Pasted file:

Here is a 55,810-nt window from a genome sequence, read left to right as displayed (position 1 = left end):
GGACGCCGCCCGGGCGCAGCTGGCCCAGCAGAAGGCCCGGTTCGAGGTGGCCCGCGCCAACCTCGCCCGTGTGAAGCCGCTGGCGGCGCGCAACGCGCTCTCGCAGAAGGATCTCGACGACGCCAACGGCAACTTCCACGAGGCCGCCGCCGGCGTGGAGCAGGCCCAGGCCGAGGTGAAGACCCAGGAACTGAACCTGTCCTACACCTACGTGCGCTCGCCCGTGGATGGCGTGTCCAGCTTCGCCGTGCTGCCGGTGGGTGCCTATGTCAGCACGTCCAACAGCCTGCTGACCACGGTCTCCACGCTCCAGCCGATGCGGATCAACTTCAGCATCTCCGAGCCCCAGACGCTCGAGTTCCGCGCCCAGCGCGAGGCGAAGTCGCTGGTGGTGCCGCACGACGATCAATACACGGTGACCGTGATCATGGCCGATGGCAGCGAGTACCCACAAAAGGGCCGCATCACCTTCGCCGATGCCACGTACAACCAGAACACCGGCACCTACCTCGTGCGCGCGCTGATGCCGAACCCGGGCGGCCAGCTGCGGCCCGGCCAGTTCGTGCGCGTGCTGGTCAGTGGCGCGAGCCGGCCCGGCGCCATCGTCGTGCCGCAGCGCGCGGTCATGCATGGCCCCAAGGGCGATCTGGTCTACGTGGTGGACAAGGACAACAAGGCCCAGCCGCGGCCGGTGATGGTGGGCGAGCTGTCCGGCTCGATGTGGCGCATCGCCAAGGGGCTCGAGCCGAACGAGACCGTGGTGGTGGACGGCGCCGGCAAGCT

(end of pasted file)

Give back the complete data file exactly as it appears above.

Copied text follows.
Here is a 55,810-nt window from a genome sequence, read left to right as displayed (position 1 = left end):
GGACGCCGCCCGGGCGCAGCTGGCCCAGCAGAAGGCCCGGTTCGAGGTGGCCCGCGCCAACCTCGCCCGTGTGAAGCCGCTGGCGGCGCGCAACGCGCTCTCGCAGAAGGATCTCGACGACGCCAACGGCAACTTCCACGAGGCCGCCGCCGGCGTGGAGCAGGCCCAGGCCGAGGTGAAGACCCAGGAACTGAACCTGTCCTACACCTACGTGCGCTCGCCCGTGGATGGCGTGTCCAGCTTCGCCGTGCTGCCGGTGGGTGCCTATGTCAGCACGTCCAACAGCCTGCTGACCACGGTCTCCACGCTCCAGCCGATGCGGATCAACTTCAGCATCTCCGAGCCCCAGACGCTCGAGTTCCGCGCCCAGCGCGAGGCGAAGTCGCTGGTGGTGCCGCACGACGATCAATACACGGTGACCGTGATCATGGCCGATGGCAGCGAGTACCCACAAAAGGGCCGCATCACCTTCGCCGATGCCACGTACAACCAGAACACCGGCACCTACCTCGTGCGCGCGCTGATGCCGAACCCGGGCGGCCAGCTGCGGCCCGGCCAGTTCGTGCGCGTGCTGGTCAGTGGCGCGAGCCGGCCCGGCGCCATCGTCGTGCCGCAGCGCGCGGTCATGCATGGCCCCAAGGGCGATCTGGTCTACGTGGTGGACAAGGACAACAAGGCCCAGCCGCGGCCGGTGATGGTGGGCGAGCTGTCCGGCTCGATGTGGCGCATCGCCAAGGGGCTCGAGCCGAACGAGACCGTGGTGGTGGACGGCGCCGGCAAGCT